Selecting the Next FDA Commissioner—A PhRMA Perspective - Pharmaceutical Technology

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Selecting the Next FDA Commissioner—A PhRMA Perspective
President Obama's choice for agency leadership should take into account several factors.

Pharmaceutical Technology
Volume 33, Issue 1, pp. 122-121

Qualities in a nutshell. Overall, new FDA leadership will be tasked with deftly implementing recently granted authorities, and prioritizing the allocation of bolstered Congressional appropriations and enhanced user fees paid by America's pharmaceutical research and biotechnology companies. The new commissioner will need to work with diverse partners, including researchers, Congress, the White House, patients and pharmaceutical research companies on such measures as the Critical Path Initiative, which improves the scientific bases for product development and manufacture.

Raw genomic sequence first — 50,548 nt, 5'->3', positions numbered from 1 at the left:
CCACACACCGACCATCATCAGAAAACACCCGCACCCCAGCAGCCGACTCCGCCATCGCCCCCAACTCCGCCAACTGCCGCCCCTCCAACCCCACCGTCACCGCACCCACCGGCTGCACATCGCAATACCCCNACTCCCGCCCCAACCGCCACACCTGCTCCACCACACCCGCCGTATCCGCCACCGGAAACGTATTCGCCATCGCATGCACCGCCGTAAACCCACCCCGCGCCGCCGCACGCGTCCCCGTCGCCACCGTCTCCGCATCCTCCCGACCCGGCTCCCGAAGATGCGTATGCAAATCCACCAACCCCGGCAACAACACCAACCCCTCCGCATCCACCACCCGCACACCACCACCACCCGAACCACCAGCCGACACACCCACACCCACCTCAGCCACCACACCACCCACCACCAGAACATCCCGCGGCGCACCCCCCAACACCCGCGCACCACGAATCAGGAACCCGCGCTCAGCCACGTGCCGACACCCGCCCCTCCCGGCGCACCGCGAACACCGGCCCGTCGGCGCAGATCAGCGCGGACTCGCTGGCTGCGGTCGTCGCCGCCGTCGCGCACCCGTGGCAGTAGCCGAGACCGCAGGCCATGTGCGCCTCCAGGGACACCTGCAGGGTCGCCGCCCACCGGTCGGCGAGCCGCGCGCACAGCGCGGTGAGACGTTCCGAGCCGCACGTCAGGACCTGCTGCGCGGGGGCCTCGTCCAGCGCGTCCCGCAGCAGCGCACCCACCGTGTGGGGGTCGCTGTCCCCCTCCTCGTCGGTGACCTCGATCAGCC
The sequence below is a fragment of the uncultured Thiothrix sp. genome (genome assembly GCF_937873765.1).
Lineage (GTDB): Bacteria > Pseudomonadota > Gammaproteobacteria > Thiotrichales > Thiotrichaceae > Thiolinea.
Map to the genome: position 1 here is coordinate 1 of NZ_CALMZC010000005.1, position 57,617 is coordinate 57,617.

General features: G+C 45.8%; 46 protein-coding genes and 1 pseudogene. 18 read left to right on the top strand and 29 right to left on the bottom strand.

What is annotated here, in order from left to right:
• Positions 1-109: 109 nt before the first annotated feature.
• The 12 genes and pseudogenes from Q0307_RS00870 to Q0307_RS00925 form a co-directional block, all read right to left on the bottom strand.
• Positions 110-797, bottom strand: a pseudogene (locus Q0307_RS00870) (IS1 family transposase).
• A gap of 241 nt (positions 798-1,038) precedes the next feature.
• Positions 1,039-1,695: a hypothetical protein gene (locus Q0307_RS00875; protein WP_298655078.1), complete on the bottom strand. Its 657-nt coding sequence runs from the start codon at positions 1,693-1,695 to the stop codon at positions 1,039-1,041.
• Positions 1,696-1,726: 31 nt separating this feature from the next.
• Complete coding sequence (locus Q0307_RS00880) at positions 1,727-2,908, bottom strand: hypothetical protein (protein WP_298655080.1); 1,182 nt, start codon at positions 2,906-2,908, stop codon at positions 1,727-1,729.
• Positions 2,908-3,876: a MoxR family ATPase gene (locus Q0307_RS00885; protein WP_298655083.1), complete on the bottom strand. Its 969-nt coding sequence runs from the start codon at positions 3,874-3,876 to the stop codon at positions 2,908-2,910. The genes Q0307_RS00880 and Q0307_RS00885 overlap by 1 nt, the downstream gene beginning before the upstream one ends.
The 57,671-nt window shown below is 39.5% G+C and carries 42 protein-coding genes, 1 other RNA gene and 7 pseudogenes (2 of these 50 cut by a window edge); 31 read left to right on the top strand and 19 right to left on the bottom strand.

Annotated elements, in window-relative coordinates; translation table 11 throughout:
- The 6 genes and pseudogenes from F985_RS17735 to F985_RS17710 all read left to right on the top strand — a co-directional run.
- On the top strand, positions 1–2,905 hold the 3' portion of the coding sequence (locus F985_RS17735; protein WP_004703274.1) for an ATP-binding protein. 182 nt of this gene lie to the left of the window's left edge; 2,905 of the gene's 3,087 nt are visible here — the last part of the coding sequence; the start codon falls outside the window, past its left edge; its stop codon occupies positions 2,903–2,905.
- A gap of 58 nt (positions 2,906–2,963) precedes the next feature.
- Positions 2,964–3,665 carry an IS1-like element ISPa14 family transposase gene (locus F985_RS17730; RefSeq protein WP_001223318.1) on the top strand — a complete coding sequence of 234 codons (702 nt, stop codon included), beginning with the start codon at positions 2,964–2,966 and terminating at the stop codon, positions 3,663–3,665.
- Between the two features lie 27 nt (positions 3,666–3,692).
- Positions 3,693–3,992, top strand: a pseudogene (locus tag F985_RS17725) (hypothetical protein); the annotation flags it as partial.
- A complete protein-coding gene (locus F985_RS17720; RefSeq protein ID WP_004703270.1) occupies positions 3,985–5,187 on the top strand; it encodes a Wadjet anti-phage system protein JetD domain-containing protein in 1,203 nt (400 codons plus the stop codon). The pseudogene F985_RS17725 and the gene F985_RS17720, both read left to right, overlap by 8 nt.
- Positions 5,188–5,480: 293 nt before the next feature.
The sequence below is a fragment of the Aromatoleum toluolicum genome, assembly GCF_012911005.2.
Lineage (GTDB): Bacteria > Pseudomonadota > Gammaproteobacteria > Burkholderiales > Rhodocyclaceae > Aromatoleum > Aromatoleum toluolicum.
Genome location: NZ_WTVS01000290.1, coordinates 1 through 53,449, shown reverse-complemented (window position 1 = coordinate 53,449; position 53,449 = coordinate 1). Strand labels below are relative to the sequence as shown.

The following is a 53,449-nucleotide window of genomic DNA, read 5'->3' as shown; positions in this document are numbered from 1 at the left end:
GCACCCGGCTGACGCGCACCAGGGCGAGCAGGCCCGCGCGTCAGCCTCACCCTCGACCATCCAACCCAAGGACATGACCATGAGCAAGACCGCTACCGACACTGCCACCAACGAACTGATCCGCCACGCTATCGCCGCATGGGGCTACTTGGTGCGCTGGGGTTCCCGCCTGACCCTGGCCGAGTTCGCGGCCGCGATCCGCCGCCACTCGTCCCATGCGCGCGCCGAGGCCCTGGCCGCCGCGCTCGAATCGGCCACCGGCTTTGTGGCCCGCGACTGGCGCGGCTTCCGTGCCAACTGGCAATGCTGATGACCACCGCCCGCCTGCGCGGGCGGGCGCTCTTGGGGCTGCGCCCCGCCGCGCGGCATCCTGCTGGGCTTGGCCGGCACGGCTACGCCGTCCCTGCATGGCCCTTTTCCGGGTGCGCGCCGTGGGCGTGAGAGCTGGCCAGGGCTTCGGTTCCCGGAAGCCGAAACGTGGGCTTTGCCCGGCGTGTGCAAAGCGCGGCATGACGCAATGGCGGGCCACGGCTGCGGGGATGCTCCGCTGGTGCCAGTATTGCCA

Without question, user fees have helped to provide FDA with the essential tools and staffing it needs to protect and promote the public health. However, like Congressional leaders and the White House, PhRMA recognizes the consequences of the agency's insufficient funding. A strong, well-funded FDA is critical to the health and safety of the American public. The incoming FDA commissioner should embrace the need to advocate for an empowered, fully-funded FDA, with a willingness to request additional Congressional resources and authorities, as needed.

The Reagan-Udall Foundation, for example, provides an important place for industry and regulators to work together on mutually beneficial goals such as improving science, streamlining drug approvals, and leveraging industry experience with cutting-edge research tools. While the research foundation has begun its work through private funding, congressional appropriations are needed for it to fulfill its true promise. Through such efforts, FDA and its new commissioner have the potential to follow the lead of the National Institutes of Health, charting the path and leading important public–private partnerships that help patients live longer, healthier, and more productive lives.

Alan Goldhammer, PhD, is vice-president of scientific and regulatory affairs at the Pharmaceutical Research and Manufacturers of America (PhRMA),


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